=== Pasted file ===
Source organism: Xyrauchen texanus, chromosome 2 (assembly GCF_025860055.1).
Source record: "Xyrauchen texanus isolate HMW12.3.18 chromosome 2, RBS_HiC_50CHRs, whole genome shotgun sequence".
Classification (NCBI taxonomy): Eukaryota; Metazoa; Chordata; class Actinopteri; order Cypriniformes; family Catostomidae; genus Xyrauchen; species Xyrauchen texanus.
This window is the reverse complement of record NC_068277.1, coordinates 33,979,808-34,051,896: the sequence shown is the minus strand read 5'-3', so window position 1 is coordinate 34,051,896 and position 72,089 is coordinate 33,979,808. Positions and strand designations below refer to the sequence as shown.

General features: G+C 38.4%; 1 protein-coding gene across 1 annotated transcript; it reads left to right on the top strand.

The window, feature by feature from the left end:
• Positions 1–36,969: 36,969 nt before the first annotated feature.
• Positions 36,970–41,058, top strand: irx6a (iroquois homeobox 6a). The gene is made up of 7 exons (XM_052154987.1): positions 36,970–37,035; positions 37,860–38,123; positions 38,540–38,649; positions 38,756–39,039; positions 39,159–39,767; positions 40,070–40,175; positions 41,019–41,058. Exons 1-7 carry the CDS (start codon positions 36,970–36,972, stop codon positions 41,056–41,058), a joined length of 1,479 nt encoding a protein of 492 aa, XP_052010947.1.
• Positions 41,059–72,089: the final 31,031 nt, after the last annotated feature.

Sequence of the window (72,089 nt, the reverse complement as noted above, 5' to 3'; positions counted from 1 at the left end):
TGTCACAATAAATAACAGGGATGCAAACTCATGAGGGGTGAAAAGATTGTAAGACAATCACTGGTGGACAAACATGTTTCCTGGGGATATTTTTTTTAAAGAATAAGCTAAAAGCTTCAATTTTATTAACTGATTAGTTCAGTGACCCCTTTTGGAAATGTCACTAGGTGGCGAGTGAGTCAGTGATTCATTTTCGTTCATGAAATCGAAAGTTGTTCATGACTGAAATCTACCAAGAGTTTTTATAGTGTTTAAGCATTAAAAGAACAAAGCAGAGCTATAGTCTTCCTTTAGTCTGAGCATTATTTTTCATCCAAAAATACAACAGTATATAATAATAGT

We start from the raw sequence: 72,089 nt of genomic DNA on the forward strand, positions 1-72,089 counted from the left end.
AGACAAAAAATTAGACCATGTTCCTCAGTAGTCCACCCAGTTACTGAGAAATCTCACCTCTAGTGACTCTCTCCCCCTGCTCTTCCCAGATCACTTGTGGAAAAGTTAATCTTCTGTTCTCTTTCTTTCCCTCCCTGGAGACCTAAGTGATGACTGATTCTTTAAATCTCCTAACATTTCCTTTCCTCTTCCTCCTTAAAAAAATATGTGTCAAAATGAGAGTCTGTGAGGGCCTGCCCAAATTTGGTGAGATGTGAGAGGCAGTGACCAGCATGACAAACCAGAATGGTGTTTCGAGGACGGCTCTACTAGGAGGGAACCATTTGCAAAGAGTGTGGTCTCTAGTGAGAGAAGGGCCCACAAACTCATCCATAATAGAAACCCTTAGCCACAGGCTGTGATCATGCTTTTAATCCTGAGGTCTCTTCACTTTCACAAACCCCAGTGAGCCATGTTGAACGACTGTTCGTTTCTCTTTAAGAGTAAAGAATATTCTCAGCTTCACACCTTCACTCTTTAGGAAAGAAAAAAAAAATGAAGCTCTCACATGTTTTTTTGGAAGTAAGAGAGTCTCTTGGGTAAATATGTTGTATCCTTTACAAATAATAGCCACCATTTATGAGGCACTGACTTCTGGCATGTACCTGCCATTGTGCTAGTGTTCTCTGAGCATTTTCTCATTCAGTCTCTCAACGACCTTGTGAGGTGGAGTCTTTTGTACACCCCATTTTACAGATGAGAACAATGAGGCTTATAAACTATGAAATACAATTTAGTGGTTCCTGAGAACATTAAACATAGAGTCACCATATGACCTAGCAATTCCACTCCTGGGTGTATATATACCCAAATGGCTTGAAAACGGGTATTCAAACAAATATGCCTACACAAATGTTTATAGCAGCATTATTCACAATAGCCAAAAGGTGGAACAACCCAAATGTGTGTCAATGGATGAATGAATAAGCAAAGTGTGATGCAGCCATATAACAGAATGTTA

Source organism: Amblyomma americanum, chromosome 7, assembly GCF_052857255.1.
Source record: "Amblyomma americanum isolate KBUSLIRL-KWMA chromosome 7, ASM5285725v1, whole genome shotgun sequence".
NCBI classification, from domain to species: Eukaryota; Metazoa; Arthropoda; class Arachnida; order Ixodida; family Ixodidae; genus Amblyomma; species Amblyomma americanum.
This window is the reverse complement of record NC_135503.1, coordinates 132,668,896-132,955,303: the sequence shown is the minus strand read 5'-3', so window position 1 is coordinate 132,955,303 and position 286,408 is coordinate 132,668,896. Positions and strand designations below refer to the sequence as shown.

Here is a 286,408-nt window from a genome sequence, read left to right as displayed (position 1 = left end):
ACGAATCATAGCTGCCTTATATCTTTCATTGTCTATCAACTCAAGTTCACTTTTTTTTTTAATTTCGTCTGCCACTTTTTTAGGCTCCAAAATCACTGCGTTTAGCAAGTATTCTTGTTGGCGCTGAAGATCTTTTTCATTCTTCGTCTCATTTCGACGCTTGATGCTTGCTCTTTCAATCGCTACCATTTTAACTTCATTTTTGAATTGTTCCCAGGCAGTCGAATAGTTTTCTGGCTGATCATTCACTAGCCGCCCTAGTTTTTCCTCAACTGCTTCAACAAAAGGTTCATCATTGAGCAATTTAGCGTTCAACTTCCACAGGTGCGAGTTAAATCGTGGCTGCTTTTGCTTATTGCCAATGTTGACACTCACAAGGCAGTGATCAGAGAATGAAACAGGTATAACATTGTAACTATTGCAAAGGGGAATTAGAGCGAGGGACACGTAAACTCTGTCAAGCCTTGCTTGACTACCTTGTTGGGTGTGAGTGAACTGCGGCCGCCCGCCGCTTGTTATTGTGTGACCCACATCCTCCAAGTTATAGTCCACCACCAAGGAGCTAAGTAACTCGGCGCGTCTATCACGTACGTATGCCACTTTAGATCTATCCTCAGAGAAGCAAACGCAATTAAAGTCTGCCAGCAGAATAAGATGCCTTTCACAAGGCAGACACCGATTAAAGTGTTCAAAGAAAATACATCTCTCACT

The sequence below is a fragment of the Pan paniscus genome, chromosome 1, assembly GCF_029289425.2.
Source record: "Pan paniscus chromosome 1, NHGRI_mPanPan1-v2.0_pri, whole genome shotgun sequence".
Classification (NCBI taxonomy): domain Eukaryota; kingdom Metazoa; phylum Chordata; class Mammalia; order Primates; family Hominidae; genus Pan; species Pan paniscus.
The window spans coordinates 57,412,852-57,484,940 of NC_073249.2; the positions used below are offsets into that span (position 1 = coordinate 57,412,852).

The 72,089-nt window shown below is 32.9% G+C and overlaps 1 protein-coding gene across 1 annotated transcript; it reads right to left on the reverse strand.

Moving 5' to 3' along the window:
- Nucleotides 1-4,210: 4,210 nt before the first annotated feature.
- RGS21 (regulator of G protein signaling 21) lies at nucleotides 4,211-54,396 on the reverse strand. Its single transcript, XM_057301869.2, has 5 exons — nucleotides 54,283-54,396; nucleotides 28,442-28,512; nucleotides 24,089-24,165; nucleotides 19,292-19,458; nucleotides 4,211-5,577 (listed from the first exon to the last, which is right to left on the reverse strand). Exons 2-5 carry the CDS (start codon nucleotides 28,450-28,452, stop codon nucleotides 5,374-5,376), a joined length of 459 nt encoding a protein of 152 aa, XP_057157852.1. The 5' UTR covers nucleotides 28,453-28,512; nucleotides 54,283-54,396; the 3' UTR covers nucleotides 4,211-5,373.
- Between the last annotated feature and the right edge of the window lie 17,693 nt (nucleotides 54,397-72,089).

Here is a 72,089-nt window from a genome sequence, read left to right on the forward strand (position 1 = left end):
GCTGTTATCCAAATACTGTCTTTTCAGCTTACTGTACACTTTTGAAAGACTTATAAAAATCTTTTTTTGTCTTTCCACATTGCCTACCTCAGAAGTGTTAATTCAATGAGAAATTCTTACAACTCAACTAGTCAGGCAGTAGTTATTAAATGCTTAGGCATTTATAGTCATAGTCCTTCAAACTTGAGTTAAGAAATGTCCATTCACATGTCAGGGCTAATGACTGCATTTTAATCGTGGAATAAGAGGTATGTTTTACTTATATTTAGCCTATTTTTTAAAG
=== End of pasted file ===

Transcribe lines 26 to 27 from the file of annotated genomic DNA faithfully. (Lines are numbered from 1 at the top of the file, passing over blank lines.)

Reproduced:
- Nucleotides 1-4,210: 4,210 nt before the first annotated feature.
- RGS21 (regulator of G protein signaling 21) lies at nucleotides 4,211-54,396 on the reverse strand. Its single transcript, XM_057301869.2, has 5 exons — nucleotides 54,283-54,396; nucleotides 28,442-28,512; nucleotides 24,089-24,165; nucleotides 19,292-19,458; nucleotides 4,211-5,577 (listed from the first exon to the last, which is right to left on the reverse strand). Exons 2-5 carry the CDS (start codon nucleotides 28,450-28,452, stop codon nucleotides 5,374-5,376), a joined length of 459 nt encoding a protein of 152 aa, XP_057157852.1. The 5' UTR covers nucleotides 28,453-28,512; nucleotides 54,283-54,396; the 3' UTR covers nucleotides 4,211-5,373.